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View Full Version : bullshido: a necessary evil?



roly
10/29/2005 12:14am,
ok, the situation is as follows

our club was to do a small 1/2 hour demonstration at a school fete/fair (i dont know what other countries call it, basically school is open on the weekend, and people sell traditional and homecooked food, watch performances by community bands and youth groups etc)

so we are doing a half hour demonstration for our MA school with no mats. we couldnt do judo and we couldnt do throws in ju-jutsu
due to insurance and public liability laws we were not allowed to do contact sparring (i think legally we shouldnt even be doing contact sparring in regular training)

so there we are. standing in front of 50+ kiddies and soccer moms expecting to see what krotty is all about.

things we did
ju-jutsu
- lots of bowing and saying the names of techniques in japanese
- a few standing jointlocks from set positions (eg, escape from a front choke, escape from a lapel grab and punch to the head etc etc, compliant so the untrained people can see whats happening)
- all finishing techniques were supposed to end with a loud kiai
- a bit of weapons kata

karate
- a bit of tag (continious point sparring, no contact)
- one person holding a pad, the other person demonstrating kicking techniques
- 2 people doing light karate sparring & another 2 people doing light (compliant) ju-jitsu sparring so that the people could see the difference between the arts easily
- tile breaking, now this was impressive, i'd never had a chance to see this before. but i think a lot of the soccer moms were turned off this when a few shards of one of the broken tiles opened up a cut on my instructors hand & it started to bleed quite visibly (he did not realise he was cut until some blood dropped onto his foot)



the point i'm trying to make is that if there was no bullshido in our demonstration, it would have been either terribly boring or unsiutable for out audience.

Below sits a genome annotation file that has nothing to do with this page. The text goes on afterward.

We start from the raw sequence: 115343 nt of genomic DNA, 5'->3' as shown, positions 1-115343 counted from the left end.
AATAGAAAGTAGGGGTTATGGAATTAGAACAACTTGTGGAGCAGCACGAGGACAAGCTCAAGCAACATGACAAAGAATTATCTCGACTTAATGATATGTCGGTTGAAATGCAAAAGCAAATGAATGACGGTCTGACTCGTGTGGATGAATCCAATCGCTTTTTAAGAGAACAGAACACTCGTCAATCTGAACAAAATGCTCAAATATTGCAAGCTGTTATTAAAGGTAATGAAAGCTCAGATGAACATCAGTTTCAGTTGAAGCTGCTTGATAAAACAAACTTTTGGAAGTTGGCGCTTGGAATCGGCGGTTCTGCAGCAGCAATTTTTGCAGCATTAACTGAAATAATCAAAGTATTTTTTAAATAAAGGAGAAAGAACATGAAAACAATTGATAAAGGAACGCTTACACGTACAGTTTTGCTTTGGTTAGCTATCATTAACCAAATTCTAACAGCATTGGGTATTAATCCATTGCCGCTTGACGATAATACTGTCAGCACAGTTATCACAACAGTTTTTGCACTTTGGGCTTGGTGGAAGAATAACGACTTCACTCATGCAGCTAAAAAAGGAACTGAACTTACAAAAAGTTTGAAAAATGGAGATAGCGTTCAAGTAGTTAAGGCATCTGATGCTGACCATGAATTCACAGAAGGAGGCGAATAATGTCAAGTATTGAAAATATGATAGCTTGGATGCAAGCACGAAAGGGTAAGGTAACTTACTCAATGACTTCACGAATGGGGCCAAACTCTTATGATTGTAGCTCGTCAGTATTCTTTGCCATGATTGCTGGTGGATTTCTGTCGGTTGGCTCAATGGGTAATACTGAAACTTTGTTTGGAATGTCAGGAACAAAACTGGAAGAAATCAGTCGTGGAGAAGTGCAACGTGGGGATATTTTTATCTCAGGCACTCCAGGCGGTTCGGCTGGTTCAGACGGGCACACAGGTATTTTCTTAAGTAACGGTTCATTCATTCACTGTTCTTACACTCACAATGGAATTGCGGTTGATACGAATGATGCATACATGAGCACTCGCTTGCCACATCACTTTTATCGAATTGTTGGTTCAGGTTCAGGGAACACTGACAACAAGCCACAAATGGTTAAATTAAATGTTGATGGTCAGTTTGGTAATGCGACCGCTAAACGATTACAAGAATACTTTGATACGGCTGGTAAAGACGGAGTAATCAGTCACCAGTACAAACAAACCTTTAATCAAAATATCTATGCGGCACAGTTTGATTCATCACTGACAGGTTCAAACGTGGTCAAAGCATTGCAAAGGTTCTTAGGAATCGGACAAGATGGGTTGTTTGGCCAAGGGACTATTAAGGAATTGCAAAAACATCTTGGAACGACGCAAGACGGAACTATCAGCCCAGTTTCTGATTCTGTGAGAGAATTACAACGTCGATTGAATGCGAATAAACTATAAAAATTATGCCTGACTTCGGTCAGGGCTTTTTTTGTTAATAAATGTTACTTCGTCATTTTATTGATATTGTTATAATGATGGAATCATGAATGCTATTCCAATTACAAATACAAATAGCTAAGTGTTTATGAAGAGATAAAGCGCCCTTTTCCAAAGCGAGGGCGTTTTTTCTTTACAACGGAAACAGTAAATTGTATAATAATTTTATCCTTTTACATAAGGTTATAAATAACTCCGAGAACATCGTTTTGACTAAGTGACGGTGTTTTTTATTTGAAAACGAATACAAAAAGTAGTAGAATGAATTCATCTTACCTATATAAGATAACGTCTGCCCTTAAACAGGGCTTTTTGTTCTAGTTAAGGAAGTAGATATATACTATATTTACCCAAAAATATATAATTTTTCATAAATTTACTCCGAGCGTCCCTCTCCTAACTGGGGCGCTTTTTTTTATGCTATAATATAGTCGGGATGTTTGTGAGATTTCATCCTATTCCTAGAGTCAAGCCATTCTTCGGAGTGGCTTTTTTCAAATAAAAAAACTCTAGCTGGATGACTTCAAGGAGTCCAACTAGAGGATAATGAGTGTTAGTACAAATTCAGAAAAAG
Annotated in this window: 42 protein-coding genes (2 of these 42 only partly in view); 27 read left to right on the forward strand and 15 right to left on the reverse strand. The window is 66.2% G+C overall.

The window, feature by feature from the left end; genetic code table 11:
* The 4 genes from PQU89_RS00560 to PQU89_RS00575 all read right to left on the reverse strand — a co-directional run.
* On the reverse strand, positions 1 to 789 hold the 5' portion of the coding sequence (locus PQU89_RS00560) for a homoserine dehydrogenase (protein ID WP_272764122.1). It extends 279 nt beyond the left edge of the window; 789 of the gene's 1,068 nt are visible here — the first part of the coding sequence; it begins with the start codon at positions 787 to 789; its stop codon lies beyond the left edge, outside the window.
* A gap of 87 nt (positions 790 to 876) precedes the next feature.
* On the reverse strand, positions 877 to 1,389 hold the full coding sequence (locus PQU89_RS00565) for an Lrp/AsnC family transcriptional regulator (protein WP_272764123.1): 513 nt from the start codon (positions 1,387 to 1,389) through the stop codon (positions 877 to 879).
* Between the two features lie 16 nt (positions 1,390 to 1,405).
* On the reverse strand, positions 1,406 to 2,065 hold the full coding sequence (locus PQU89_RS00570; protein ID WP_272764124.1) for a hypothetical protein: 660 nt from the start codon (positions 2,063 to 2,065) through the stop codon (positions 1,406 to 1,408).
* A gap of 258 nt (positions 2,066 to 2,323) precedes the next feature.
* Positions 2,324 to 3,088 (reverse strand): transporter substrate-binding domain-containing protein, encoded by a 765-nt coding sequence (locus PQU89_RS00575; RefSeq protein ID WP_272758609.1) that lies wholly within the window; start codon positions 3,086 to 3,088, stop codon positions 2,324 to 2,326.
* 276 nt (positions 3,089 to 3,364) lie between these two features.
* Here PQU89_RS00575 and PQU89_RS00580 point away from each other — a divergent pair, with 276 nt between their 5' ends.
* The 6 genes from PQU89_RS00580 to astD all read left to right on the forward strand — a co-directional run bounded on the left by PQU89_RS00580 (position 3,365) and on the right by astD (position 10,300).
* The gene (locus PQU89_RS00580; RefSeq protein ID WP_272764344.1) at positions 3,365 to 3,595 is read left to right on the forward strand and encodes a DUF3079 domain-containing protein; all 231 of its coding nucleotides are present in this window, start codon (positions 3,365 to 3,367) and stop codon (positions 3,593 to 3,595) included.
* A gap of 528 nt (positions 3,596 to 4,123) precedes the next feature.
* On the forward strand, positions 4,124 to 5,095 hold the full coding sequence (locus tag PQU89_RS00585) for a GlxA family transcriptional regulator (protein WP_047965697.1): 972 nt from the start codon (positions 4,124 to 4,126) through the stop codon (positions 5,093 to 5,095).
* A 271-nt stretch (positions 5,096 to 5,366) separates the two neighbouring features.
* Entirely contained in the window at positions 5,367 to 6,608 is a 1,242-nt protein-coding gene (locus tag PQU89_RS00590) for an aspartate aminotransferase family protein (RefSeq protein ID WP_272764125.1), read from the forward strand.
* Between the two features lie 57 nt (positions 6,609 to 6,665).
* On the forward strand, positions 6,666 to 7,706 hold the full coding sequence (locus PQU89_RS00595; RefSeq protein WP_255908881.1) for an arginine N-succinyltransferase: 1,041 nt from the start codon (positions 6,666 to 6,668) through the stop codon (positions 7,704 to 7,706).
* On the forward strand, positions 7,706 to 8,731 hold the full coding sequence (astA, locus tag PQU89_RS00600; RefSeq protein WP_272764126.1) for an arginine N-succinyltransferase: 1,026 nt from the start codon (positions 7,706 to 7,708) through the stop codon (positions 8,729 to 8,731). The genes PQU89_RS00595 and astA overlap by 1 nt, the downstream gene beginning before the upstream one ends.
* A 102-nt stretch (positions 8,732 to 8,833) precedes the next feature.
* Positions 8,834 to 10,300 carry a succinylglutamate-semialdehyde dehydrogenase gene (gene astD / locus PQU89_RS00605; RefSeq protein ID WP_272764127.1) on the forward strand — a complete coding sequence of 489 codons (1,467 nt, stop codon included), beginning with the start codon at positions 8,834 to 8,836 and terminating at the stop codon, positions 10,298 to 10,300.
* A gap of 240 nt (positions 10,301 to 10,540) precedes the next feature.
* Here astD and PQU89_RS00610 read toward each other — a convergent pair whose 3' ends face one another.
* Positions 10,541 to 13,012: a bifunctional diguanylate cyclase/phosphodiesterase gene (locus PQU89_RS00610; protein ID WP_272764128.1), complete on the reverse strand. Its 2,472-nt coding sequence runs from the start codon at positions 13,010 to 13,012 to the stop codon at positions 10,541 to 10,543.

although if we did the demonstration stuff at normal class with no real training, it would be really boring and i think 90% of the class would leave

Poop Loops
10/29/2005 12:24am,
Indeed. It's doubtful that you'll appeal the the layman, anyway. If they want to learn how to do it, they'll find you.

PL

broken fingers
10/29/2005 12:59am,
I probably would'nt have even started MA if it werent for the Karate kid and Power rangers.

I cannot stand watching them now...

except for the Karate kid ending, not for the tournament, but for that JAM.

(singing) "YOUR THE BEST.... AROUND..... NOTHIN'S GONNA EVA TAKE YA DOWN"

roly
10/31/2005 6:50am,
Advertising is generally bullshit regardless of the industry.
how do you suggest we advertise? the junior class is getting ok numbers, but i'm sure more would be most welcome.
the senior class is probably a bit small, this is good and its bad
good- more time with 1 on 1 teaching
bad- not as much competivive randori (i'm either WAY better or WAY worse than many of my training partners) only a couple of people are at a similar level as me

i have been thinking about putting up flyers at the local train station/ video store.
but a big problem is that when people come in off the street for a look we are usually doing boring/ bullshido stuff
eg, everyone is stretching/rolling/breakfalling during judo

compliant drills during ju-jutsu (many white belts at the moment, so a lot of technique work, not so much sparring in recent months)